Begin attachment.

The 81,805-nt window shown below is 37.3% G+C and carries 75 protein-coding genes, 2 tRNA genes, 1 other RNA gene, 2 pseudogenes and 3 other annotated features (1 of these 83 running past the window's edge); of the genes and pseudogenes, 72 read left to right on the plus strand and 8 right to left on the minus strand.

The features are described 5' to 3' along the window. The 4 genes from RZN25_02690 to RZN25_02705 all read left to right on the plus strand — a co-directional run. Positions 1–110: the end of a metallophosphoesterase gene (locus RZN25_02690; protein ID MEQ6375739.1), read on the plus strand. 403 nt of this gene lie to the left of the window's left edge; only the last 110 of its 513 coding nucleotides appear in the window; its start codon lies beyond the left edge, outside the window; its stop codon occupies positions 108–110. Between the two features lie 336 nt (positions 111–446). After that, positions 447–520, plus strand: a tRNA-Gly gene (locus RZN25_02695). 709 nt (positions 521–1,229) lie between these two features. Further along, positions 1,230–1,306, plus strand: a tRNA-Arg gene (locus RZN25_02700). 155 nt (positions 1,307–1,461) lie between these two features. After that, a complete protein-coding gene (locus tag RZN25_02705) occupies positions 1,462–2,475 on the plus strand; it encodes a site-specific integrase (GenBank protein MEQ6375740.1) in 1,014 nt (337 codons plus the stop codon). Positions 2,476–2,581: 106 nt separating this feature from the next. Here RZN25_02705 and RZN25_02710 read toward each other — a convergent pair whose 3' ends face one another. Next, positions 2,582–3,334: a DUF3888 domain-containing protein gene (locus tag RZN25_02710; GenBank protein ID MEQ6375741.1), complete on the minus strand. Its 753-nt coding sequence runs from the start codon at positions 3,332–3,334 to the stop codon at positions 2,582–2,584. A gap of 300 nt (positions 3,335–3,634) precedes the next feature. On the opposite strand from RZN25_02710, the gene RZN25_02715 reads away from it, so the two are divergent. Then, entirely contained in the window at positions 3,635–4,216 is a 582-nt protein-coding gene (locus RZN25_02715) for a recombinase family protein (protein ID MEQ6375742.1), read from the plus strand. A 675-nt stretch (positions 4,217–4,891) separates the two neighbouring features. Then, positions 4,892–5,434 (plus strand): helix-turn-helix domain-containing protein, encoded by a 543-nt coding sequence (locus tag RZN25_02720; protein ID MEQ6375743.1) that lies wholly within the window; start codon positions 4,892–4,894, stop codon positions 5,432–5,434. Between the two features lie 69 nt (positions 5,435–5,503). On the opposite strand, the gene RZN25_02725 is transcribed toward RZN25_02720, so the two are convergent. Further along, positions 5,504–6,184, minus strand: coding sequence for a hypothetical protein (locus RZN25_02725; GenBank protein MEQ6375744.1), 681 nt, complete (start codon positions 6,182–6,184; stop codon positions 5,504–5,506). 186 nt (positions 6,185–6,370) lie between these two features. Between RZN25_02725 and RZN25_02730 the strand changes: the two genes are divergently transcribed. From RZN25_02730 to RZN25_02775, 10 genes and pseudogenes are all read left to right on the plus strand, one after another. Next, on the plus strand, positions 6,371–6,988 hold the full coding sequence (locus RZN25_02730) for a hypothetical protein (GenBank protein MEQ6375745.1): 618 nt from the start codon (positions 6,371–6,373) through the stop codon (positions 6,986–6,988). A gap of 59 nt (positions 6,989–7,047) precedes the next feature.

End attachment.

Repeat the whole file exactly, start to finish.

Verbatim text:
The 81,805-nt window shown below is 37.3% G+C and carries 75 protein-coding genes, 2 tRNA genes, 1 other RNA gene, 2 pseudogenes and 3 other annotated features (1 of these 83 running past the window's edge); of the genes and pseudogenes, 72 read left to right on the plus strand and 8 right to left on the minus strand.

The features are described 5' to 3' along the window. The 4 genes from RZN25_02690 to RZN25_02705 all read left to right on the plus strand — a co-directional run. Positions 1–110: the end of a metallophosphoesterase gene (locus RZN25_02690; protein ID MEQ6375739.1), read on the plus strand. 403 nt of this gene lie to the left of the window's left edge; only the last 110 of its 513 coding nucleotides appear in the window; its start codon lies beyond the left edge, outside the window; its stop codon occupies positions 108–110. Between the two features lie 336 nt (positions 111–446). After that, positions 447–520, plus strand: a tRNA-Gly gene (locus RZN25_02695). 709 nt (positions 521–1,229) lie between these two features. Further along, positions 1,230–1,306, plus strand: a tRNA-Arg gene (locus RZN25_02700). 155 nt (positions 1,307–1,461) lie between these two features. After that, a complete protein-coding gene (locus tag RZN25_02705) occupies positions 1,462–2,475 on the plus strand; it encodes a site-specific integrase (GenBank protein MEQ6375740.1) in 1,014 nt (337 codons plus the stop codon). Positions 2,476–2,581: 106 nt separating this feature from the next. Here RZN25_02705 and RZN25_02710 read toward each other — a convergent pair whose 3' ends face one another. Next, positions 2,582–3,334: a DUF3888 domain-containing protein gene (locus tag RZN25_02710; GenBank protein ID MEQ6375741.1), complete on the minus strand. Its 753-nt coding sequence runs from the start codon at positions 3,332–3,334 to the stop codon at positions 2,582–2,584. A gap of 300 nt (positions 3,335–3,634) precedes the next feature. On the opposite strand from RZN25_02710, the gene RZN25_02715 reads away from it, so the two are divergent. Then, entirely contained in the window at positions 3,635–4,216 is a 582-nt protein-coding gene (locus RZN25_02715) for a recombinase family protein (protein ID MEQ6375742.1), read from the plus strand. A 675-nt stretch (positions 4,217–4,891) separates the two neighbouring features. Then, positions 4,892–5,434 (plus strand): helix-turn-helix domain-containing protein, encoded by a 543-nt coding sequence (locus tag RZN25_02720; protein ID MEQ6375743.1) that lies wholly within the window; start codon positions 4,892–4,894, stop codon positions 5,432–5,434. Between the two features lie 69 nt (positions 5,435–5,503). On the opposite strand, the gene RZN25_02725 is transcribed toward RZN25_02720, so the two are convergent. Further along, positions 5,504–6,184, minus strand: coding sequence for a hypothetical protein (locus RZN25_02725; GenBank protein MEQ6375744.1), 681 nt, complete (start codon positions 6,182–6,184; stop codon positions 5,504–5,506). 186 nt (positions 6,185–6,370) lie between these two features. Between RZN25_02725 and RZN25_02730 the strand changes: the two genes are divergently transcribed. From RZN25_02730 to RZN25_02775, 10 genes and pseudogenes are all read left to right on the plus strand, one after another. Next, on the plus strand, positions 6,371–6,988 hold the full coding sequence (locus RZN25_02730) for a hypothetical protein (GenBank protein MEQ6375745.1): 618 nt from the start codon (positions 6,371–6,373) through the stop codon (positions 6,986–6,988). A gap of 59 nt (positions 6,989–7,047) precedes the next feature.